Abhidharma for Dummies, er... Yogis

General forum on the teachings of all schools of Mahayana and Vajrayana Buddhism. Topics specific to one school are best posted in the appropriate sub-forum.
Post Reply
User avatar
Matt J
Posts: 1009
Joined: Tue Aug 03, 2010 2:29 am

Abhidharma for Dummies, er... Yogis

Post by Matt J »

Any good, pithy resources on Abhidharma? Short and practical rather than long and in-depth.
"The essence of meditation practice is to let go of all your expectations about meditation. All the qualities of your natural mind -- peace, openness, relaxation, and clarity -- are present in your mind just as it is. You don't have to do anything different. You don't have to shift or change your awareness. All you have to do while observing your mind is to recognize the qualities it already has."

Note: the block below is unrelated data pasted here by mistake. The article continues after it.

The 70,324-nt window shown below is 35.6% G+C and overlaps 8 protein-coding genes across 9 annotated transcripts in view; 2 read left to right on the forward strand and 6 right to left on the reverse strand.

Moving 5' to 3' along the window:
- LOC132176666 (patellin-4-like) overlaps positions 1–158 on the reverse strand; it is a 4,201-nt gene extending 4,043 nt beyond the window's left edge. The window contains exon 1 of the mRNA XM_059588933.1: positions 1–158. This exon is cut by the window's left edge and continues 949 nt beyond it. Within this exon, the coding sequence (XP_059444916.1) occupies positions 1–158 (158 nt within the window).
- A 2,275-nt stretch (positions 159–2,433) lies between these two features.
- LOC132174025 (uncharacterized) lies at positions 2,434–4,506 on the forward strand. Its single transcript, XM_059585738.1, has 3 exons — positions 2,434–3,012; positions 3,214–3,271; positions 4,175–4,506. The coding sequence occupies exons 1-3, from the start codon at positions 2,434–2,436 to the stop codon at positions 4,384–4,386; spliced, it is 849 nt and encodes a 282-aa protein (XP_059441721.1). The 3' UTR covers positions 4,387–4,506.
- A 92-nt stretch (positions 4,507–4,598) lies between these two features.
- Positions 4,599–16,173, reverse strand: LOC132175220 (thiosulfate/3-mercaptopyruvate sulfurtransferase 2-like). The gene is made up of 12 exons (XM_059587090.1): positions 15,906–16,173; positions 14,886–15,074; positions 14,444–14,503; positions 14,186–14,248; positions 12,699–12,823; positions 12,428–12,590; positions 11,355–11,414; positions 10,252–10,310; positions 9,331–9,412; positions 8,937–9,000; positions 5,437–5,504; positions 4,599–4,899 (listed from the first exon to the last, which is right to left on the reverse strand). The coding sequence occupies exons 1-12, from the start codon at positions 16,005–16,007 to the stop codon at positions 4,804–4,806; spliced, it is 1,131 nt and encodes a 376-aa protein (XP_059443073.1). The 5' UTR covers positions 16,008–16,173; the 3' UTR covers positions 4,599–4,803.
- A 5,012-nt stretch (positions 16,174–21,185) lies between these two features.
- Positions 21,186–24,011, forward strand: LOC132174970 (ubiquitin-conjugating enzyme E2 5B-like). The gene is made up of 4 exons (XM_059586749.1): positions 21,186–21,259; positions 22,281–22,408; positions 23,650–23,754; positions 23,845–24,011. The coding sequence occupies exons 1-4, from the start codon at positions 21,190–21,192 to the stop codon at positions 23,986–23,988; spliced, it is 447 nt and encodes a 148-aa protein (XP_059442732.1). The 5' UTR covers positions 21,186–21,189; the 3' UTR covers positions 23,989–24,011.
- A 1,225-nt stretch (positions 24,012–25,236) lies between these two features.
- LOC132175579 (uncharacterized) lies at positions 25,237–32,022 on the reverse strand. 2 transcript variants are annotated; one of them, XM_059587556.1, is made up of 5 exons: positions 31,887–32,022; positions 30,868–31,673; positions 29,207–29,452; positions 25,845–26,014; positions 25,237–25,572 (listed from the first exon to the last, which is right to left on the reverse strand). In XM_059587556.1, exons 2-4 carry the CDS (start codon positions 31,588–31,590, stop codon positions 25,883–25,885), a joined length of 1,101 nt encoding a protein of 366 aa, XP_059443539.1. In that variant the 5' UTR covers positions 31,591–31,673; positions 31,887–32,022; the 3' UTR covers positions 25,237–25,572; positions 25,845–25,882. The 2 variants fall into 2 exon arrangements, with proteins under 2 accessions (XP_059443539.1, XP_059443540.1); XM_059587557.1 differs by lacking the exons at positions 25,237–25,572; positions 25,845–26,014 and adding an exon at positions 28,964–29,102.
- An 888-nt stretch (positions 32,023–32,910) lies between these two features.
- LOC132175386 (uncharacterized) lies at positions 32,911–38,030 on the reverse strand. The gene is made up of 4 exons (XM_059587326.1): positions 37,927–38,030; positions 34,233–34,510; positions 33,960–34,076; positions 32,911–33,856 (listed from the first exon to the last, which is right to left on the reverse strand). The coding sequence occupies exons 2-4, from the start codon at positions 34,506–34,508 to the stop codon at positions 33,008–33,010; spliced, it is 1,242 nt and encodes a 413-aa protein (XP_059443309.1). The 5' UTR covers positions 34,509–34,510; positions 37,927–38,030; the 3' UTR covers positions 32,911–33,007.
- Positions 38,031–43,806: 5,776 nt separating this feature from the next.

--- Yongey Mingyur Rinpoche
PSM
Posts: 297
Joined: Sat Feb 17, 2018 1:15 pm

Re: Abhidharma for Dummies, er... Yogis

Post by PSM »

Mipham's "Gateway to Knowledge" is brilliant. Really clear condensation of various topics.
User avatar
Grigoris
Former staff member
Posts: 21590
Joined: Fri May 14, 2010 9:27 pm
Location: Greece

Re: Abhidharma for Dummies, er... Yogis

Post by Grigoris »

Matt J wrote: Thu May 28, 2020 3:31 pm Any good, pithy resources on Abhidharma? Short and practical rather than long and in-depth.
Glimpses of Abhidharma by Chogyam Trungpa.

It is a decent enough gateway text.
"My religion is not deceiving myself."
Jetsun Milarepa 1052-1135 CE

"Butchers, prostitutes, those guilty of the five most heinous crimes, outcasts, the underprivileged: all are utterly the substance of existence and nothing other than total bliss."